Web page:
Reprinted from April 4, 2014

 

Hello, Doug Lynch here.

This story crossed my virtual desk this morning and I wanted to share it and my observation about part of it. What specifically caught my eye was, according to the story, two agents were sent home for not intervening when a third was acting badly.

It reminded me of something I have heard Gary Klugiewicz say, “There are no professional bystanders.” It is something trainers should be instilling in their people.

Read the article here: http://www.cnn.com/2014/03/25/us/secret-service-amsterdam/index.html?hpt=hp_t2

 

Ethics training

In the past, this was simply handled during the dreaded Ethics Class. We would sit in a classroom while a teacher asked us about hypothetical situations.

I still remember one scenario from a class early in my career. It went like this; If you saw your partner stealing a pack of gum, what would you do?

During the discussion period, it seemed to boil down to two possible choices one right one wrong. You could stay silent, or you could tell your supervisor. But, wasn’t there was a better option?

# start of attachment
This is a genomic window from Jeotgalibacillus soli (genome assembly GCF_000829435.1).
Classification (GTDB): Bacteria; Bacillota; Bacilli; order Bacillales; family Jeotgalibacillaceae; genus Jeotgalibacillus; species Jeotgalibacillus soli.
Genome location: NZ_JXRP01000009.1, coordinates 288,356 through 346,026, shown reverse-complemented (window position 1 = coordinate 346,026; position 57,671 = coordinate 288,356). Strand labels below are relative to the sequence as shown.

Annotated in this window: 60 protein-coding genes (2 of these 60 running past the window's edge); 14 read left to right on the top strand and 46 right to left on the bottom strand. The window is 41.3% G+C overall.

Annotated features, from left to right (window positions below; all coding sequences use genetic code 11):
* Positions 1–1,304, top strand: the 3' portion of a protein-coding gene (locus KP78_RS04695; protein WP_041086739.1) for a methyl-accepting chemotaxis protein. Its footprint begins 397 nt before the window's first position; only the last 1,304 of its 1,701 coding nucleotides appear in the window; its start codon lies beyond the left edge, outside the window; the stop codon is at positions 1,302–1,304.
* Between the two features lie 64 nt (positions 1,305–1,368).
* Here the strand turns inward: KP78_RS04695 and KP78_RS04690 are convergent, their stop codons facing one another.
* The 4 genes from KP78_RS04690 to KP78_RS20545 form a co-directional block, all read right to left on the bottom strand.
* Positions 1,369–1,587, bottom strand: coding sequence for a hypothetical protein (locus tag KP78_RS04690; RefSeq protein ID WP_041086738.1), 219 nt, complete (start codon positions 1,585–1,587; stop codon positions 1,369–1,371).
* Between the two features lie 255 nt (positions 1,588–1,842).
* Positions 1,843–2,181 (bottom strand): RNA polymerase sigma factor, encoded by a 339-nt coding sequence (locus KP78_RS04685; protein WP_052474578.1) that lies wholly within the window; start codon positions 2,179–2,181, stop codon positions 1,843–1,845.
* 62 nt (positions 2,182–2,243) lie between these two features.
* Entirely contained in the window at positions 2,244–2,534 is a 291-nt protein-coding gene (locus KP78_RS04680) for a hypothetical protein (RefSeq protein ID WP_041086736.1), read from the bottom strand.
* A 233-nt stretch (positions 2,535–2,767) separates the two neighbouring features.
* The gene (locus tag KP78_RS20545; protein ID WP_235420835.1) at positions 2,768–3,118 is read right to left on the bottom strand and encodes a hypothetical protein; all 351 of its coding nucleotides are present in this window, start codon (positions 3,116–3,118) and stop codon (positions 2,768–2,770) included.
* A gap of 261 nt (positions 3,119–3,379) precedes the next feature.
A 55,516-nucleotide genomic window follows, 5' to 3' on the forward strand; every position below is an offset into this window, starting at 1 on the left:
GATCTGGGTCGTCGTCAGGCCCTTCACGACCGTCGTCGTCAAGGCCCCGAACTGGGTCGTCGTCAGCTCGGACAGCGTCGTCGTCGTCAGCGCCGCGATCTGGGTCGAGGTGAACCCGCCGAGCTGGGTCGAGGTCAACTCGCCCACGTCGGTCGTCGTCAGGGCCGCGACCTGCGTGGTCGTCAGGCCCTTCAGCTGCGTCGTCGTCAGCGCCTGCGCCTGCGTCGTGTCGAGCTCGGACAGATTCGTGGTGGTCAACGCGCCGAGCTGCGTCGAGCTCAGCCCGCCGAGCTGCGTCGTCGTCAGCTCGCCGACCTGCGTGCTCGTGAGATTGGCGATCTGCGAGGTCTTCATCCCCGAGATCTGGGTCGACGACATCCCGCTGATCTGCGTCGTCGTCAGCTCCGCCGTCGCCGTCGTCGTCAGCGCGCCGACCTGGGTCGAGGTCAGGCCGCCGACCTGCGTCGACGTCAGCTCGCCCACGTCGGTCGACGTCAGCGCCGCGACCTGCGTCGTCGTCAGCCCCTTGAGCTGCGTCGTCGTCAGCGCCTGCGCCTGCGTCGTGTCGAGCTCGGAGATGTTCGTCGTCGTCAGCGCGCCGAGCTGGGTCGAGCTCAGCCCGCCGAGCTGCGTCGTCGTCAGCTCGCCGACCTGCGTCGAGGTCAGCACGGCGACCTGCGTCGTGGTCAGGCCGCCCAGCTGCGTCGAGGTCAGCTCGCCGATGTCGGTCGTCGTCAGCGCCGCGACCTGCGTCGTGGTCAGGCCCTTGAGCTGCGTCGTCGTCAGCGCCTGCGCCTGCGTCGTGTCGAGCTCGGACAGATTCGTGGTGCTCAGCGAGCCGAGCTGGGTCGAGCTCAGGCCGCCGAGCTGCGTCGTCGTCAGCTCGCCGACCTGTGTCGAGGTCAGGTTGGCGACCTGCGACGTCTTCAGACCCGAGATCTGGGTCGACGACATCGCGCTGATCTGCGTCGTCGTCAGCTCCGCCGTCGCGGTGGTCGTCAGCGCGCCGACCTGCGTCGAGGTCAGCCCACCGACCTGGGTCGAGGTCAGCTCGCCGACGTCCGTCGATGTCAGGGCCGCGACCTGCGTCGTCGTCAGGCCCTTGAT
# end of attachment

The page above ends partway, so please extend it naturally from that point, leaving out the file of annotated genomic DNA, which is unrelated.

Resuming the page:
A better way

Couldn’t we intervene at the point of impact? If I saw my partner stealing gum, couldn’t I stop him right there and try to influence him to make a better choice before it involved either compromising my ethics or allowing my partner to fail?

Fast forward 20 years and there are people out there training professionals to do it better. Verbal Defense and Influence has their Ethical Interventions block of training and Jack Hoban has his Ethical Protector program.

Both do outstanding jobs of training professionals to not just know the right thing but to act on it as early as possible to minimize the damage being done.

Think about it and please share your thoughts.

Vistelar Group –